This fact leads to Smith's contention that many committed naturalists do not understand even the false propositions about God.

"A [ ] problem with naturalist scientists is that they are so innocent of any understanding of the philosophy of religion that they do not even know that they are innocent of this understanding, as it witnessed by their popular writings on science and religion," Smith says.

Third in our understanding of "justified true belief" is justification itself: "[T]he belief must be appropriately supported; there must be sufficient evidence for the belief," writes Watson.

And so, in our search for the world view, the single intelligible object, or what Ayn Rand called in another context a "sense of life," we discover that when one does not know the arguments that can defeat one's beliefs, those beliefs are unjustified.

It would seem just as self-evident that many people, perhaps most people in this world do not care to know the opposing arguments well enough to be "informed." When such is the case, when someone believes in God, for example, but does not study the critics of his beliefs yet knows such criticisms and arguments exist, then "unjustified true beliefs" not only lose their truth, but their justification as well.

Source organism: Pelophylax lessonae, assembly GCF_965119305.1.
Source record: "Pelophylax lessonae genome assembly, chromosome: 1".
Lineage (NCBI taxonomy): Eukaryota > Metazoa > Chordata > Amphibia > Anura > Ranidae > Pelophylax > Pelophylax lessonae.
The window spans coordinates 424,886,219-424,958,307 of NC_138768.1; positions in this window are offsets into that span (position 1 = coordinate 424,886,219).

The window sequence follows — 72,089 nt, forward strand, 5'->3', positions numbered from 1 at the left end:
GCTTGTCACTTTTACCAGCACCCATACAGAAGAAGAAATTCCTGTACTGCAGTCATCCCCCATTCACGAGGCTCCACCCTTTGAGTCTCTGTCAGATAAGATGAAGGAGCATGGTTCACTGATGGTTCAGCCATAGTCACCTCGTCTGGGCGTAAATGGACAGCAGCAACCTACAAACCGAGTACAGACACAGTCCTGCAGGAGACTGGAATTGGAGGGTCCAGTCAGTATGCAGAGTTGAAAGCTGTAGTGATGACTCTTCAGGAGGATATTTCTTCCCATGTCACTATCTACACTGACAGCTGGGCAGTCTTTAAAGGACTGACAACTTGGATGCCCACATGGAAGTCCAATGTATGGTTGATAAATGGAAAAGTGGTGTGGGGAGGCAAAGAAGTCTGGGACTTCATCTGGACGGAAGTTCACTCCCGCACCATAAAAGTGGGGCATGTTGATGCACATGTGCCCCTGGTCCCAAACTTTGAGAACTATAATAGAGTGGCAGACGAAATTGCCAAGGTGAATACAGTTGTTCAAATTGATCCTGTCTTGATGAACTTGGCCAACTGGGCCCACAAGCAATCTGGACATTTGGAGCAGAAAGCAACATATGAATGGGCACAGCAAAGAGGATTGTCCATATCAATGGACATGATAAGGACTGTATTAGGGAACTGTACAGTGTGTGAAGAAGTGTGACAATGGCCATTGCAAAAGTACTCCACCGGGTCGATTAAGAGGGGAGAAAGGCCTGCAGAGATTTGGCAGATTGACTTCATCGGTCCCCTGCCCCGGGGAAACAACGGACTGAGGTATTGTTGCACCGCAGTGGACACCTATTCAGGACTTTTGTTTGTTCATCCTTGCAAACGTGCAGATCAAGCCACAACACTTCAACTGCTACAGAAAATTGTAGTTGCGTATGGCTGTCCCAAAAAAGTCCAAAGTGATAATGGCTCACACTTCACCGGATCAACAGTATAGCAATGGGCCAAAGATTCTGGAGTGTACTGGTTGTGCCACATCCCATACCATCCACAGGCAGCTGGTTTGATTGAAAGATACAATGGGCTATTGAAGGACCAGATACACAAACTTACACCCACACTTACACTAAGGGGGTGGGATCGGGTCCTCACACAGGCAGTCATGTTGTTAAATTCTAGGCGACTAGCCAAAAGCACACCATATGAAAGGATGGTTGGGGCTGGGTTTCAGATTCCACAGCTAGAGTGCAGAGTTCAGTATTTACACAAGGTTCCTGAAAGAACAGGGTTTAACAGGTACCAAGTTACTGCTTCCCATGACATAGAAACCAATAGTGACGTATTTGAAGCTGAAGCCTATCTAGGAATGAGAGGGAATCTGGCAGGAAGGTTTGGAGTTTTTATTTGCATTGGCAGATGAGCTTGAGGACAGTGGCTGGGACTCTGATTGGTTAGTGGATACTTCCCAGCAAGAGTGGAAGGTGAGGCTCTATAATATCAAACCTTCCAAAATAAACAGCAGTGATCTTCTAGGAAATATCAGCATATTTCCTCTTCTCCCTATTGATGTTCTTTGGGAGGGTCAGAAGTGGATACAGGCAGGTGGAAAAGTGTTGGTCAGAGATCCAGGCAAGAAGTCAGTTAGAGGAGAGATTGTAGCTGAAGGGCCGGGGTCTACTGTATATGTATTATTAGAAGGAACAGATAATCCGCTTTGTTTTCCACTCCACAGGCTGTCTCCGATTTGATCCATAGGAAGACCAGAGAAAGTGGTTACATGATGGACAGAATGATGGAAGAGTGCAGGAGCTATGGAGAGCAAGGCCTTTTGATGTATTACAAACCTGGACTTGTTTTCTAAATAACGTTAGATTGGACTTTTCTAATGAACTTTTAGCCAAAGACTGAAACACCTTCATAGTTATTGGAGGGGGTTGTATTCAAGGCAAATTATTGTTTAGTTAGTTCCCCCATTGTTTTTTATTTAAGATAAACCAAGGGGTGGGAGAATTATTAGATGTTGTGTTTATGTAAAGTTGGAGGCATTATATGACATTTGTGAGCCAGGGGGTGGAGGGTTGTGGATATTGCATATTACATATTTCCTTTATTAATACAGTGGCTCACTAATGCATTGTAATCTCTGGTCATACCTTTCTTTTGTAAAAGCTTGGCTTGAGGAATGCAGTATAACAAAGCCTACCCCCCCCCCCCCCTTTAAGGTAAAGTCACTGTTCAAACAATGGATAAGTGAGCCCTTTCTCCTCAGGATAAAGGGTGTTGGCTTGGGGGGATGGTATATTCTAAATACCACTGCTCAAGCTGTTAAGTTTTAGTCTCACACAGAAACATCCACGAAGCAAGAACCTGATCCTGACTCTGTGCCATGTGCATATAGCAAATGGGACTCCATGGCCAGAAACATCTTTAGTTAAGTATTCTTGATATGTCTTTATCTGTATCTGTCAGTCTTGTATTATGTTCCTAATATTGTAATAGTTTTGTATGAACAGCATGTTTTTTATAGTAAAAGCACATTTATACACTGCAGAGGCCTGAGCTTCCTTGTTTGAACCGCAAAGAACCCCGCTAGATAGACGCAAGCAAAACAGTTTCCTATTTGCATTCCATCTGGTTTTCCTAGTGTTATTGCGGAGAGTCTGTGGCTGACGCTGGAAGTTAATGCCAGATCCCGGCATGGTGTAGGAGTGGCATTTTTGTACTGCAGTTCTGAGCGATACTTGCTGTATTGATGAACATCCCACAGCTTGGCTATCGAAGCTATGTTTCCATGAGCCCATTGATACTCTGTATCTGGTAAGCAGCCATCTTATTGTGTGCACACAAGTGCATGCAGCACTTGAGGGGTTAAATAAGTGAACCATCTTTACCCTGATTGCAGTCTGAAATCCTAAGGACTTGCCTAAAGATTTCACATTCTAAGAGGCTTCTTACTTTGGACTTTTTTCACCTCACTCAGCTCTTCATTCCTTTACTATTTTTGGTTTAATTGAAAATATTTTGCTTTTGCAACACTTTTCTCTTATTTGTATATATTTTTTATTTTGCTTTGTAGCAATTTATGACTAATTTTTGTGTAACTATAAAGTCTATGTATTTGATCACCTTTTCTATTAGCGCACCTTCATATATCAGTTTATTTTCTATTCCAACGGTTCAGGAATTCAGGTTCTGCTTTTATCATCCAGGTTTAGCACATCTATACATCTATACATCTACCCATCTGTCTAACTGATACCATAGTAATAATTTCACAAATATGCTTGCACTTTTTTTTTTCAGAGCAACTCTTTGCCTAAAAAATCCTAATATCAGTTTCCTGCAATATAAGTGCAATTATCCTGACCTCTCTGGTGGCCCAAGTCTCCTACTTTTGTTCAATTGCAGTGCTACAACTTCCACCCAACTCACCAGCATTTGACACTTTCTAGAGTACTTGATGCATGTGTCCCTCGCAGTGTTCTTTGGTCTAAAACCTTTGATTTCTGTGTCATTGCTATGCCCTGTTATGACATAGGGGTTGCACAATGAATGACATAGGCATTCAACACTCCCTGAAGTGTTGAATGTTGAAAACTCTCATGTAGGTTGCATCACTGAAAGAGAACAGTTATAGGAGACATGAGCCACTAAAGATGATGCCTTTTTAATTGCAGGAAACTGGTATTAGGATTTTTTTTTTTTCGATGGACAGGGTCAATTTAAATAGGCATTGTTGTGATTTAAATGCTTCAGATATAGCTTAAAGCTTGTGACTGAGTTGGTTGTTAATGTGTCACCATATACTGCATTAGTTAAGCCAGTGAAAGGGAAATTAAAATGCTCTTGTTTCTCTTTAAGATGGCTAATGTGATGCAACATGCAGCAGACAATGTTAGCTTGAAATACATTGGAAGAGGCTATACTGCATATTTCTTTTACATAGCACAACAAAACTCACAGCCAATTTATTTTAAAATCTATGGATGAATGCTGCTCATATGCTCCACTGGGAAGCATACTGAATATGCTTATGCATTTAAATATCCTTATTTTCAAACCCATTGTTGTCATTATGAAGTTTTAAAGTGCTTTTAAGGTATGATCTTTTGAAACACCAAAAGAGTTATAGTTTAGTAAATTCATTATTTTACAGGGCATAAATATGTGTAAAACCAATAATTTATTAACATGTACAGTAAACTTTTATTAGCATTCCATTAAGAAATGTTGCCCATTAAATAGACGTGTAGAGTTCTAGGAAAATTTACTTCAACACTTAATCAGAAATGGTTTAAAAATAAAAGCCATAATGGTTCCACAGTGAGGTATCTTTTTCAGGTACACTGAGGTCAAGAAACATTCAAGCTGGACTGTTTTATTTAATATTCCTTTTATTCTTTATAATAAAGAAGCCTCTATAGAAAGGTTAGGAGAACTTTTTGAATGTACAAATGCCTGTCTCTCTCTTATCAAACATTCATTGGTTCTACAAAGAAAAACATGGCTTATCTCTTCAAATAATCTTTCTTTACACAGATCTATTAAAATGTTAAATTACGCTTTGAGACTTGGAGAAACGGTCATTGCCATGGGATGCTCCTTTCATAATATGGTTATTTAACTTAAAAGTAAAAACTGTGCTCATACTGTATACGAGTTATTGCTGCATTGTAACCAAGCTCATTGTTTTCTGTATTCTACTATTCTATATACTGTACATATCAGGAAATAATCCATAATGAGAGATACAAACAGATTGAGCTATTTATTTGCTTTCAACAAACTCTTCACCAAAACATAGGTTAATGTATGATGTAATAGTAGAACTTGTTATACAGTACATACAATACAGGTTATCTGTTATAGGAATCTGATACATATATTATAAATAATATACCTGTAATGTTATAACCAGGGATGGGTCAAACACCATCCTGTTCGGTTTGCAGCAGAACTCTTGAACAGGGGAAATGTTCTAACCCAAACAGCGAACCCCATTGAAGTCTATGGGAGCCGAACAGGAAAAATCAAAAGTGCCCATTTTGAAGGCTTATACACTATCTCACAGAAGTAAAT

When a belief has lost its justification, it is called faith. Nearly every philosopher and theologian through out history has said in one way or another, explicitly or implicitly, that faith is the abnegation of reason. Yet, if one is to have a "justified true belief," it is reason that must be used to justify it.

That is why the Deist Founders of the United States, who vehemently hated any organized religion, also devoutly believed in God, because in their logic there could be no other device by which Man was given his Reason.